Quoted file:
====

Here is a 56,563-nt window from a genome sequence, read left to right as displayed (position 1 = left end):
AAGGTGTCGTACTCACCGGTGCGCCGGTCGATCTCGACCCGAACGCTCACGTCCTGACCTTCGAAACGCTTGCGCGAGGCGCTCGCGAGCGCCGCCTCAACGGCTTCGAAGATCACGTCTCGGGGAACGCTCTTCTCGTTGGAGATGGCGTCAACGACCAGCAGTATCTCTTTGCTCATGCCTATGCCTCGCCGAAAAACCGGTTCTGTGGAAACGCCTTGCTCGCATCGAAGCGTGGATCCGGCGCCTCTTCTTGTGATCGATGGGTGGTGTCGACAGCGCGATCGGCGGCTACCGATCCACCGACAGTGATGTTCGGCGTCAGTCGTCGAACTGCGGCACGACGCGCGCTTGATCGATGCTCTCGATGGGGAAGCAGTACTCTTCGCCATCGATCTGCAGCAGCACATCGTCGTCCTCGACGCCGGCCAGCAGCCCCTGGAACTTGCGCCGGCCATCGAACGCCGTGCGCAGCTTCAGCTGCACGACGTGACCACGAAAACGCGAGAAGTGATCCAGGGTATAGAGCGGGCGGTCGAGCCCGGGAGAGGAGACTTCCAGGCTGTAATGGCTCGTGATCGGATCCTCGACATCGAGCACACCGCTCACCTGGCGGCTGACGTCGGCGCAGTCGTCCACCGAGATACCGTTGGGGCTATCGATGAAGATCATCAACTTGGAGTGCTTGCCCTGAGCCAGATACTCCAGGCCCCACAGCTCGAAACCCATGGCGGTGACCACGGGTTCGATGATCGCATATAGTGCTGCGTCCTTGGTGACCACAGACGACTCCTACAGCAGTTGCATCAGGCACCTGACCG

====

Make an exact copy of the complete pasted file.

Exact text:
Here is a 56,563-nt window from a genome sequence, read left to right as displayed (position 1 = left end):
AAGGTGTCGTACTCACCGGTGCGCCGGTCGATCTCGACCCGAACGCTCACGTCCTGACCTTCGAAACGCTTGCGCGAGGCGCTCGCGAGCGCCGCCTCAACGGCTTCGAAGATCACGTCTCGGGGAACGCTCTTCTCGTTGGAGATGGCGTCAACGACCAGCAGTATCTCTTTGCTCATGCCTATGCCTCGCCGAAAAACCGGTTCTGTGGAAACGCCTTGCTCGCATCGAAGCGTGGATCCGGCGCCTCTTCTTGTGATCGATGGGTGGTGTCGACAGCGCGATCGGCGGCTACCGATCCACCGACAGTGATGTTCGGCGTCAGTCGTCGAACTGCGGCACGACGCGCGCTTGATCGATGCTCTCGATGGGGAAGCAGTACTCTTCGCCATCGATCTGCAGCAGCACATCGTCGTCCTCGACGCCGGCCAGCAGCCCCTGGAACTTGCGCCGGCCATCGAACGCCGTGCGCAGCTTCAGCTGCACGACGTGACCACGAAAACGCGAGAAGTGATCCAGGGTATAGAGCGGGCGGTCGAGCCCGGGAGAGGAGACTTCCAGGCTGTAATGGCTCGTGATCGGATCCTCGACATCGAGCACACCGCTCACCTGGCGGCTGACGTCGGCGCAGTCGTCCACCGAGATACCGTTGGGGCTATCGATGAAGATCATCAACTTGGAGTGCTTGCCCTGAGCCAGATACTCCAGGCCCCACAGCTCGAAACCCATGGCGGTGACCACGGGTTCGATGATCGCATATAGTGCTGCGTCCTTGGTGACCACAGACGACTCCTACAGCAGTTGCATCAGGCACCTGACCG